Five things the Vatican says about gender
Catholic Church disappoints liberal followers with new ‘Male and Female He Created Them’ treatise
Modern ideas of gender fluidity have resulted in a cultural “disorientation” that threatens the existence of the family, according to a new Vatican treatise that rejects the trans movement.
The 31-page document, titled Male and Female He Created Them, retrenches the Catholic Church’s conservative positions on gender and sexuality, dashing hopes that Pope Francis might spearhead a more inclusive stance towards LGBTQ+ people.
Although the Pope has reached out to gay people, campaigners may have been unduly optimistic, says The Washington Post. The newspaper notes that in 2016, Francis decried the idea of schools teaching kids that “everyone can choose his or her sex” as “terrible”.
Criticising the new treatise - released during Pride month - the director of DignityUSA, which lobbies the Church to be more inclusive, told the Post: “This casts everything back to the Dark Ages.”
Marianne Duddy-Burke added: “I think it is incredibly insensitive, to be talking still about gender and sexuality as a choice and a momentary whim rather than a fundamental God-given identity.”
Here are five other things the new treatise, issued by the Congregation for Catholic Education, says about gender and sexuality.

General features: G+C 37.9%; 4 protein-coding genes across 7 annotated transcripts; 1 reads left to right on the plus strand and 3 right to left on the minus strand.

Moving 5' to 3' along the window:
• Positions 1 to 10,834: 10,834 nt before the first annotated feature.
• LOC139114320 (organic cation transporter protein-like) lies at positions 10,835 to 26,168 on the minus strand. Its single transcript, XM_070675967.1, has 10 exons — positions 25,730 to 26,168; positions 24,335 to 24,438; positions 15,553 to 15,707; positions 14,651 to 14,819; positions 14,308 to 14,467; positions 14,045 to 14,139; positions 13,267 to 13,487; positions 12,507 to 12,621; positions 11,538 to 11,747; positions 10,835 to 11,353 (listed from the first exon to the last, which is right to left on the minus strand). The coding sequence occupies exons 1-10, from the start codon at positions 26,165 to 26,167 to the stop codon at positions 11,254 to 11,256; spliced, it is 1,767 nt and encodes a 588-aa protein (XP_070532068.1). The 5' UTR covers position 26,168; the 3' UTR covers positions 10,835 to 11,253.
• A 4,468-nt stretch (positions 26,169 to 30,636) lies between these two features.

Crisis in education
The Vatican document says that the world is facing “what might accurately be called an educational crisis, especially in the field of affectivity and sexuality”, reports The Guardian. The Church, which has a global following of around 1.2 billion people, claims educators who teach gender theory are seeking to “impose a single school of thought” on young people.
Gender fluidity ‘not true’
The treatise says that ideas of a fluid identity are not “based on truths of existence” and that the right to choose one’s gender is in “direct contradiction of the model of marriage as being between one man and one woman”.
‘Confused concept of freedom’
The Vatican News site says the treatise highlights that new gender theory, “especially in its most radical forms”, is based on a “confused concept of freedom in the realm of feelings and wants”. Such theory “speaks of a gradual process of denaturalisation, that is a move away from nature”, the document adds.
Tolerance of those with ‘sexual tendencies’
The Vatican does find some aspects of current gender research that “could provide points of agreement”. One is that children should be taught to “respect every person in their particularity and difference, so that no one should suffer bullying, violence, insults or unjust discrimination based on their specific characteristics (such as special needs, race, religion, sexual tendencies, etc)”.
‘Inestimable value’ of motherhood
The treatise also praises strands of modern gender theory that, it says, highlight the “values of femininity” and the “willingness of women to dedicate themselves in a special way to human relationships”. Motherhood has “inestimable value for the … future of society”, the Church says.